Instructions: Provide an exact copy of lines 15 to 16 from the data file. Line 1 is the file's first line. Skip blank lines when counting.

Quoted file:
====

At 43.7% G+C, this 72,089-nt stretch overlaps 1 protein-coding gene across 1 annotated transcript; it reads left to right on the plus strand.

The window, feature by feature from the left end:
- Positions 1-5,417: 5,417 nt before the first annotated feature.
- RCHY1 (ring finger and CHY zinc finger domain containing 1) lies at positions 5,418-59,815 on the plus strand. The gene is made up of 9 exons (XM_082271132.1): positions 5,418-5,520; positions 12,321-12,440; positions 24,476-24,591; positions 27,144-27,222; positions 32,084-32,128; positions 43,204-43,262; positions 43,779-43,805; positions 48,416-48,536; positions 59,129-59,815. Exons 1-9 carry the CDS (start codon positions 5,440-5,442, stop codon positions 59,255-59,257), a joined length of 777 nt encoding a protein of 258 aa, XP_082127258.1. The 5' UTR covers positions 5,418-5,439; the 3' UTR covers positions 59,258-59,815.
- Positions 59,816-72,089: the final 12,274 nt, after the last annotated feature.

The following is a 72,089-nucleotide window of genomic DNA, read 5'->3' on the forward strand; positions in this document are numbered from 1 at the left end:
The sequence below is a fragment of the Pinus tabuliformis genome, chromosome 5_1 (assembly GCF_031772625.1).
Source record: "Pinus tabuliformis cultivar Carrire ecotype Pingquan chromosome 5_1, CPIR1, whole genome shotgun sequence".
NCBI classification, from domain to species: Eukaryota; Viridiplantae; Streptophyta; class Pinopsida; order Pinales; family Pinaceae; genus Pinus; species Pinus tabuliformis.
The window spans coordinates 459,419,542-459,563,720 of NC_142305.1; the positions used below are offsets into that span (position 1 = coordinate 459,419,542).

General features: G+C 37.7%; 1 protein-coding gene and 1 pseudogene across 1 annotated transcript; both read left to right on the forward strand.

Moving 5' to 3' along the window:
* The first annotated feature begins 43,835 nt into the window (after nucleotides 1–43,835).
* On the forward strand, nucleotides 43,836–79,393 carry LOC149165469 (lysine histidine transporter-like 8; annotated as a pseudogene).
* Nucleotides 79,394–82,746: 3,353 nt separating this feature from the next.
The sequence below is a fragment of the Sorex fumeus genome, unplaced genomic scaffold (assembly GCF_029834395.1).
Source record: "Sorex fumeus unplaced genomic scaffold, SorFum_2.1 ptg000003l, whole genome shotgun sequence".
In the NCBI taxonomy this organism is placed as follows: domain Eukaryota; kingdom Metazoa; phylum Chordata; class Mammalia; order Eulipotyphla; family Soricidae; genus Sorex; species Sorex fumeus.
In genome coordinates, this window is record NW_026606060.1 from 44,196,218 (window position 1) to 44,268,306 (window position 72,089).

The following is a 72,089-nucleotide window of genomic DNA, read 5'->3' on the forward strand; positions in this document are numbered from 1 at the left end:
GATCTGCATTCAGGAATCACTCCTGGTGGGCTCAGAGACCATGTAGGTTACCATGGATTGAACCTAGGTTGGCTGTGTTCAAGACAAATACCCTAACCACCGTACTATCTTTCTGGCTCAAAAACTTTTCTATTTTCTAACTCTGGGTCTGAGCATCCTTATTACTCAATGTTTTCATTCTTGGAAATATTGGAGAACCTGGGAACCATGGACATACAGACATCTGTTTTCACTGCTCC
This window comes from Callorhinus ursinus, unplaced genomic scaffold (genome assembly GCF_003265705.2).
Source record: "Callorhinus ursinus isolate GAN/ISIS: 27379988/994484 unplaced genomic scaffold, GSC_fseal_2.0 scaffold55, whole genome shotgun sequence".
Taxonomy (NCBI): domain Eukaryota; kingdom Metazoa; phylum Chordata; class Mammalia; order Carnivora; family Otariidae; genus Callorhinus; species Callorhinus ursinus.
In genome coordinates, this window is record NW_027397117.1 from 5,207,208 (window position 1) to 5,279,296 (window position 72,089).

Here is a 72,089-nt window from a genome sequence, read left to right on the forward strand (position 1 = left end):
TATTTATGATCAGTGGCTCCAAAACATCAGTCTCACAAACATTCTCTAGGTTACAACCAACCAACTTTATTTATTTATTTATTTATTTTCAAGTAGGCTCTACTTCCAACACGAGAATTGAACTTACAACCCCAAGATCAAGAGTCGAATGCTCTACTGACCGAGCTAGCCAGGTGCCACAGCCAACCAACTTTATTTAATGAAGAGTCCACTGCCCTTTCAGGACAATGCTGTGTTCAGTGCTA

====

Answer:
* Nucleotides 79,394–82,746: 3,353 nt separating this feature from the next.
The sequence below is a fragment of the Sorex fumeus genome, unplaced genomic scaffold (assembly GCF_029834395.1).